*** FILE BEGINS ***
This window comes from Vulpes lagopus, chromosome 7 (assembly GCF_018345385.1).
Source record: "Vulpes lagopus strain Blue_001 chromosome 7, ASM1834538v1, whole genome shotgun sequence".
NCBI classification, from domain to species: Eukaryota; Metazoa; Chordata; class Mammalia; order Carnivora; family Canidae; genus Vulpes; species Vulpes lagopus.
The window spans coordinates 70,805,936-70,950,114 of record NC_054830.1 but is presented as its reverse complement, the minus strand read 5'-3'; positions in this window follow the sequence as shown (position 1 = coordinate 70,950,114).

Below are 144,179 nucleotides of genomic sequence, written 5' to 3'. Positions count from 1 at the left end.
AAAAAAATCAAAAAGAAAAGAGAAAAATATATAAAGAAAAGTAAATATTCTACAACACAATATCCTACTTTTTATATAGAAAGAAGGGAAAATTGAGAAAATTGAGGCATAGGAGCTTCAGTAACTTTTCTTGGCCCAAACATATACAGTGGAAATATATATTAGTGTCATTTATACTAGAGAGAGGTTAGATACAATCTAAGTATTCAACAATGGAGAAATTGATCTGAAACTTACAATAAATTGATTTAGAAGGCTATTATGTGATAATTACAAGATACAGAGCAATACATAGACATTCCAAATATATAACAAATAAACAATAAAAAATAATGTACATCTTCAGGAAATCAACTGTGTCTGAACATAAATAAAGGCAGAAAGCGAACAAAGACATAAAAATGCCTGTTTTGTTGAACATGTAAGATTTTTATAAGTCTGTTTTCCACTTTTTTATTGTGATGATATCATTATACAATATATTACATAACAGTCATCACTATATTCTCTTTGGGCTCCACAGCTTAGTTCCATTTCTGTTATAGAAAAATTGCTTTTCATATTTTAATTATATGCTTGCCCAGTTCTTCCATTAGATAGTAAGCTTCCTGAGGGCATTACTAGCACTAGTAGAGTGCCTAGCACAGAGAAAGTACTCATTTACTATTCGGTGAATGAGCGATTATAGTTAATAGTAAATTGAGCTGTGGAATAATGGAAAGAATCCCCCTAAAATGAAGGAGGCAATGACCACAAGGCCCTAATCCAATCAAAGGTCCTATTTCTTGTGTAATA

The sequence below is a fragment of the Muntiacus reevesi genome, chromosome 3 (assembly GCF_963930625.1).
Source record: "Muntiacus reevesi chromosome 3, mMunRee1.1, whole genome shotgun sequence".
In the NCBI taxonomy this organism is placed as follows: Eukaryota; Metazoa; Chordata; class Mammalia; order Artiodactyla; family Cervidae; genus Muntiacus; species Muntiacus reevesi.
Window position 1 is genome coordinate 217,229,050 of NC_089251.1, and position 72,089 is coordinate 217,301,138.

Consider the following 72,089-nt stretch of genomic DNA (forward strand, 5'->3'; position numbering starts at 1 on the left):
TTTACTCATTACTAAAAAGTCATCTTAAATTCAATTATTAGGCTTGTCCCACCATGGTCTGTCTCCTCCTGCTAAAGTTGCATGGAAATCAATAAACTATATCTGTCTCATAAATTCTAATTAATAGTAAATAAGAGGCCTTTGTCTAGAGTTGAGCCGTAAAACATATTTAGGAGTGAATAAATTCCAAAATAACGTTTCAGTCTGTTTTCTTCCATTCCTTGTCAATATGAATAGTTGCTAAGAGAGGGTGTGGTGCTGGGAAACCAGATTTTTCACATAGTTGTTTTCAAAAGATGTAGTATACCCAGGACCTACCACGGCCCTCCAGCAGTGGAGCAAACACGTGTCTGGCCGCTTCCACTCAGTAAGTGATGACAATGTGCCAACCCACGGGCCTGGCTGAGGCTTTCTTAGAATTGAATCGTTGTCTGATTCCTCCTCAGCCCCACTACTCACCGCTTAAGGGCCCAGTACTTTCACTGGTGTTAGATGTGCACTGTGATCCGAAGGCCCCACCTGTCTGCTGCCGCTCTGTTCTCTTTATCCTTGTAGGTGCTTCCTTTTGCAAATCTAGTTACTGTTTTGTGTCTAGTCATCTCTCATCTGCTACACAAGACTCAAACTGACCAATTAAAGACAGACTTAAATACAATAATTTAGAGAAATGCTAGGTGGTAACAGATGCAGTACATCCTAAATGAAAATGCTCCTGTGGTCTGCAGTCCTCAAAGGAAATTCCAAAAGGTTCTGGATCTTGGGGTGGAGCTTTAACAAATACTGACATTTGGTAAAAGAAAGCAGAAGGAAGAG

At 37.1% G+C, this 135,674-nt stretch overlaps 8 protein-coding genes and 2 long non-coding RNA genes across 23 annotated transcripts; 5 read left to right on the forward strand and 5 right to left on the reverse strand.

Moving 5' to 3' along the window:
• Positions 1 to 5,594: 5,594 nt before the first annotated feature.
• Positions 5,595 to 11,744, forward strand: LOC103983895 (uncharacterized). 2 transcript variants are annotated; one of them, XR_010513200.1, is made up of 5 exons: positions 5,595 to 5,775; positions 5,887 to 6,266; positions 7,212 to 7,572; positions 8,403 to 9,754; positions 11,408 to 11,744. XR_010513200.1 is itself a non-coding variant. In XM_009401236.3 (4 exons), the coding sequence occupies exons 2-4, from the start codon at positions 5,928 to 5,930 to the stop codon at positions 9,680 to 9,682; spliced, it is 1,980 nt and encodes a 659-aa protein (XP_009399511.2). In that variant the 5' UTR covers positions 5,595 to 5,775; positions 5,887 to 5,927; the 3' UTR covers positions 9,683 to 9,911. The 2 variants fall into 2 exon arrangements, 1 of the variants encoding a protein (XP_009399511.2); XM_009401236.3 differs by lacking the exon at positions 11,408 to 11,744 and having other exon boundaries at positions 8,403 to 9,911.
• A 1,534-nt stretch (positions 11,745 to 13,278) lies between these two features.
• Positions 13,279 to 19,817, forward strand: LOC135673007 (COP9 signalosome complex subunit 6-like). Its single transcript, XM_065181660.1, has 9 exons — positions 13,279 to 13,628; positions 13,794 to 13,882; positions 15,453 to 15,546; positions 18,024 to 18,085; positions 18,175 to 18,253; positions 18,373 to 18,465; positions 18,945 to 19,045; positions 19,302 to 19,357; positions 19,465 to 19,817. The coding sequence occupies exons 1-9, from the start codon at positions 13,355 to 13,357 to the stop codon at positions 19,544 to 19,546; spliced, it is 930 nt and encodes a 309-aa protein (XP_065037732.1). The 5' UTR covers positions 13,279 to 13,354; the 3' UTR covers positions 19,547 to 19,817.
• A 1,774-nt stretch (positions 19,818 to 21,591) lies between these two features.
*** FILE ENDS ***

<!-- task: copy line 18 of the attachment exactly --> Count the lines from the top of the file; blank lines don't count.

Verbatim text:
• Positions 13,279 to 19,817, forward strand: LOC135673007 (COP9 signalosome complex subunit 6-like). Its single transcript, XM_065181660.1, has 9 exons — positions 13,279 to 13,628; positions 13,794 to 13,882; positions 15,453 to 15,546; positions 18,024 to 18,085; positions 18,175 to 18,253; positions 18,373 to 18,465; positions 18,945 to 19,045; positions 19,302 to 19,357; positions 19,465 to 19,817. The coding sequence occupies exons 1-9, from the start codon at positions 13,355 to 13,357 to the stop codon at positions 19,544 to 19,546; spliced, it is 930 nt and encodes a 309-aa protein (XP_065037732.1). The 5' UTR covers positions 13,279 to 13,354; the 3' UTR covers positions 19,547 to 19,817.